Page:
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Your baby wasn’t born with teeth, but they still can benefit from early oral care and routine. To properly develop them into dental health devotees, you should plan now to fully indoctrinate your kids at an early age so that they don’t even have think about taking care of their teeth—they just do it.


At first, there may not seem to be a lot to work with, but you can start out by wiping down your infant’s gums after every meal with a wet cloth. This will remove any milk, formula, or juice away, keeping the sugars from forming into dangerous acids in the mouth. More importantly, the ritualistic nature of doing this after each meal with subconsciously sink into your baby’s developing brain. Also important to note: Keeping the bottle out of the crib and never letting them get used to falling asleep with it is also a good thing

Training the Teeth

The first tooth will appear somewhere between 4-6 months. Now you can use a wet toothbrush (without toothpaste) to gently massage around the areas of the tooth and gums. Only when a few more come in should you use a seed-size dollop of fluoride toothpaste. Again, try to make it a happy routine and ritual that becomes second nature to you child.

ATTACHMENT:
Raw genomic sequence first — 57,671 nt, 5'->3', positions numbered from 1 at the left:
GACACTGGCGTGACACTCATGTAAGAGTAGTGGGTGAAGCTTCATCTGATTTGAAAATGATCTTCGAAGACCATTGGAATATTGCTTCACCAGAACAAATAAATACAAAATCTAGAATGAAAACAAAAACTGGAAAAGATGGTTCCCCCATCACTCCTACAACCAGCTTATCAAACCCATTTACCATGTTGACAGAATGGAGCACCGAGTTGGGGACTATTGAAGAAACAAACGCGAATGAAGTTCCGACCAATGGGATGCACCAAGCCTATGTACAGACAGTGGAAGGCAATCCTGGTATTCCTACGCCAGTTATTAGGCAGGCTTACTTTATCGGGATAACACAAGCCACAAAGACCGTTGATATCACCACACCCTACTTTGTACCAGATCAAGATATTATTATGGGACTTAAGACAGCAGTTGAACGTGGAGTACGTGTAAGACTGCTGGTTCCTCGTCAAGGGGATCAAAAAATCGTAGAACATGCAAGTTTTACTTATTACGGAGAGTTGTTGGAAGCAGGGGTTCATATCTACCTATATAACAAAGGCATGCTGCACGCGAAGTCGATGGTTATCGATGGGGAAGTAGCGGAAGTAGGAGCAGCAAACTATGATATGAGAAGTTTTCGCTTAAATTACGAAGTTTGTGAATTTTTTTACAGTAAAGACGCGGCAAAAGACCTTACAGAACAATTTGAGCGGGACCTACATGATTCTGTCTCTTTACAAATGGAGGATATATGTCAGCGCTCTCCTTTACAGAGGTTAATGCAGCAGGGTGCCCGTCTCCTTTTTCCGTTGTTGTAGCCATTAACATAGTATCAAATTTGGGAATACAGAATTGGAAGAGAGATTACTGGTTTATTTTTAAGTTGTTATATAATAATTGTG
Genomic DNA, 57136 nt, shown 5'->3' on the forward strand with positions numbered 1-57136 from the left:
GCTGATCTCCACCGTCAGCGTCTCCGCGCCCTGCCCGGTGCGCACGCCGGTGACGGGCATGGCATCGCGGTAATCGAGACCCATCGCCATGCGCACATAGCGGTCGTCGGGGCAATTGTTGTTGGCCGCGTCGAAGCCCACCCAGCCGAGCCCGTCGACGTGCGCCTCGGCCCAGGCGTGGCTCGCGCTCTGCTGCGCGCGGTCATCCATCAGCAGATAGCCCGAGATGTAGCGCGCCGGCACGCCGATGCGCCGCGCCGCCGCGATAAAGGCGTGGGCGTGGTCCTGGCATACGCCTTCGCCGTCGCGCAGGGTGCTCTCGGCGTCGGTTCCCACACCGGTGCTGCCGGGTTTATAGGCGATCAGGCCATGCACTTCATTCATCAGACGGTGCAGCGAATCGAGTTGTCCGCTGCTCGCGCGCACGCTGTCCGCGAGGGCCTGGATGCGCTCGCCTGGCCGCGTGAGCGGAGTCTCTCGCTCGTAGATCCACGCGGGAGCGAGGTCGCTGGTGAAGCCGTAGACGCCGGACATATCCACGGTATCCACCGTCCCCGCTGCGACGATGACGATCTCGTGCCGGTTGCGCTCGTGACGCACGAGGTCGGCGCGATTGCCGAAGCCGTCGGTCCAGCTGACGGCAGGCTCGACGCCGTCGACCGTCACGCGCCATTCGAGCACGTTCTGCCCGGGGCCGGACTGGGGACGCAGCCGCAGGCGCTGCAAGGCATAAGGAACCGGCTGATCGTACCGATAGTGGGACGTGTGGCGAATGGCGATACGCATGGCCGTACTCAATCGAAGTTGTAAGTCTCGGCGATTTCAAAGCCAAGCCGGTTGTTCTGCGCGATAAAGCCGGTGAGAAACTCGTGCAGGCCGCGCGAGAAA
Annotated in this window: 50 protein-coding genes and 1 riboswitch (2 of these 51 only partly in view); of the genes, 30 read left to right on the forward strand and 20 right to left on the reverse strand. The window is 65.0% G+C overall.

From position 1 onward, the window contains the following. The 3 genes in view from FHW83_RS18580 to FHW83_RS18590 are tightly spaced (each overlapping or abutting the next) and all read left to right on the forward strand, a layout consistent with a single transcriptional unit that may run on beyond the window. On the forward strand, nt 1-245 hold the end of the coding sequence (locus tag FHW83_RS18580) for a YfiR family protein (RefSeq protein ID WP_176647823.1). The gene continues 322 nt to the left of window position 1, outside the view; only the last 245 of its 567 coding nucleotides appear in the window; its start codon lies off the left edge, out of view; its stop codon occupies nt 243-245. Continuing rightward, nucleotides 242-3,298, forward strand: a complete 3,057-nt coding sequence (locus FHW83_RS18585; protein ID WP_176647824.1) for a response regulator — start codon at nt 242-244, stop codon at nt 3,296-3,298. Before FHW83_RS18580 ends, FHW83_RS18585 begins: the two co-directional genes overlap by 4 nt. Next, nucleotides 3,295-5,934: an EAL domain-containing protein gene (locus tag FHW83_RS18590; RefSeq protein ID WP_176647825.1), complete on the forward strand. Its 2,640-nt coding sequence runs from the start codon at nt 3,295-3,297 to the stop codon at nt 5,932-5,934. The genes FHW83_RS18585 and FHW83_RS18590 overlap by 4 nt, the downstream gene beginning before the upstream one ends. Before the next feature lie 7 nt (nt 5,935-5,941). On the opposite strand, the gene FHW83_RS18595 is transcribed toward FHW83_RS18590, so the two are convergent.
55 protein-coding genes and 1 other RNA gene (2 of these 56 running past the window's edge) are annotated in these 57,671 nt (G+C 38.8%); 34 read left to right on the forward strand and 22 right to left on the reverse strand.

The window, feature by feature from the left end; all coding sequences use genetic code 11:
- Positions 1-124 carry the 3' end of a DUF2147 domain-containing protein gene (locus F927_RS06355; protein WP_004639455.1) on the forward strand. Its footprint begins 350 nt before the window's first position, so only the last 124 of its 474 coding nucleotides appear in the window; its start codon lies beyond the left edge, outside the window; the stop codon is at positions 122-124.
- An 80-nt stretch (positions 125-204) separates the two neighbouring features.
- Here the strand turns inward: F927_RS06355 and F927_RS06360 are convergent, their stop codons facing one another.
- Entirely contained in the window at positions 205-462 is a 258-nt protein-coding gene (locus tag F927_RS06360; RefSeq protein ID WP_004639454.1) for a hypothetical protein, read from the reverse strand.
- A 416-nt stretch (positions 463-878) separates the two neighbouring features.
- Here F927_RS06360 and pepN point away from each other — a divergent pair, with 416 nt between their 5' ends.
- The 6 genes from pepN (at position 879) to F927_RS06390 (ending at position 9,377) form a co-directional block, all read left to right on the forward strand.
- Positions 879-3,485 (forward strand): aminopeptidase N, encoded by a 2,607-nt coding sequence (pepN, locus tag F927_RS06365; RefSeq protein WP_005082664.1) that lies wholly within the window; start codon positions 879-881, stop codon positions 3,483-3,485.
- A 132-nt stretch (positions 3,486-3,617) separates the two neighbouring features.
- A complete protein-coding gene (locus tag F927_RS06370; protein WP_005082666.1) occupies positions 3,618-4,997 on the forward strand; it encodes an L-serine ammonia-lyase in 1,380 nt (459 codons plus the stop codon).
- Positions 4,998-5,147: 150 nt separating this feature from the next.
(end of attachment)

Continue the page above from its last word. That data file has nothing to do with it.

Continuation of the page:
Making the Ritual Stick

Now, when your baby is growing up and starting to feel his/her independence, it is time to hit the routine of dental health hard. If they are not on a schedule for meals, at least find a time where they will always remember to make a pilgrimage to the sink and do their daily brushing (twice a day), flossing (once a day). It should also become a no-brainer to visit the dentist’s office every six months for a professional cleaning and checkup.

These are the halcyon days for parents, when their kids think they know everything and can do anything. Take advantage of that power while you have it! The teen years are coming up and you will lose your omnipotence.

If you’d like more education about early oral health care, call Dr. John Anderson and our helpful team at Anderson Pediatric Dental & Orthodontics, Inc.. Phone: 801-774-5437, or come by our office in Roy, Utah.